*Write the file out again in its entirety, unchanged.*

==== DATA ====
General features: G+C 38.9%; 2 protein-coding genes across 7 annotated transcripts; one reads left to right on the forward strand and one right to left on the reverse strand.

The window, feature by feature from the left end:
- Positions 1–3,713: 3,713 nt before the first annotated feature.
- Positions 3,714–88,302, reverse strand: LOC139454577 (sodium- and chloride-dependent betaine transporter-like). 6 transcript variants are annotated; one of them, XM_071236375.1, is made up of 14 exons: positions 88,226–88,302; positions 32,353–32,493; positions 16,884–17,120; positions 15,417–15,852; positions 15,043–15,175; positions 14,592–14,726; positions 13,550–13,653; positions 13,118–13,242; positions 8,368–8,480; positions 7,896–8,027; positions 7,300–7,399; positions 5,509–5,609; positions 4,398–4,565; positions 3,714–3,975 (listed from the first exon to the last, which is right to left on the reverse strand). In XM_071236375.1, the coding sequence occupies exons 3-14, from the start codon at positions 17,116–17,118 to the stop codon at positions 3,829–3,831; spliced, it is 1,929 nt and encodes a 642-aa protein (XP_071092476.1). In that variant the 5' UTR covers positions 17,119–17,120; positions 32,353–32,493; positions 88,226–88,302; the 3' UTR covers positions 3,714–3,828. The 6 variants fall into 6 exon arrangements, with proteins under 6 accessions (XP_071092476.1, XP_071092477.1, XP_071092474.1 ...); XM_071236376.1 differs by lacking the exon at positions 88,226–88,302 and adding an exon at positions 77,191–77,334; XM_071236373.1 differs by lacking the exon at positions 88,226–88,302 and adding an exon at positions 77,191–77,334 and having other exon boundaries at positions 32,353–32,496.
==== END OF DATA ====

General features: G+C 38.9%; 2 protein-coding genes across 7 annotated transcripts; one reads left to right on the forward strand and one right to left on the reverse strand.

The window, feature by feature from the left end:
- Positions 1–3,713: 3,713 nt before the first annotated feature.
- Positions 3,714–88,302, reverse strand: LOC139454577 (sodium- and chloride-dependent betaine transporter-like). 6 transcript variants are annotated; one of them, XM_071236375.1, is made up of 14 exons: positions 88,226–88,302; positions 32,353–32,493; positions 16,884–17,120; positions 15,417–15,852; positions 15,043–15,175; positions 14,592–14,726; positions 13,550–13,653; positions 13,118–13,242; positions 8,368–8,480; positions 7,896–8,027; positions 7,300–7,399; positions 5,509–5,609; positions 4,398–4,565; positions 3,714–3,975 (listed from the first exon to the last, which is right to left on the reverse strand). In XM_071236375.1, the coding sequence occupies exons 3-14, from the start codon at positions 17,116–17,118 to the stop codon at positions 3,829–3,831; spliced, it is 1,929 nt and encodes a 642-aa protein (XP_071092476.1). In that variant the 5' UTR covers positions 17,119–17,120; positions 32,353–32,493; positions 88,226–88,302; the 3' UTR covers positions 3,714–3,828. The 6 variants fall into 6 exon arrangements, with proteins under 6 accessions (XP_071092476.1, XP_071092477.1, XP_071092474.1 ...); XM_071236376.1 differs by lacking the exon at positions 88,226–88,302 and adding an exon at positions 77,191–77,334; XM_071236373.1 differs by lacking the exon at positions 88,226–88,302 and adding an exon at positions 77,191–77,334 and having other exon boundaries at positions 32,353–32,496.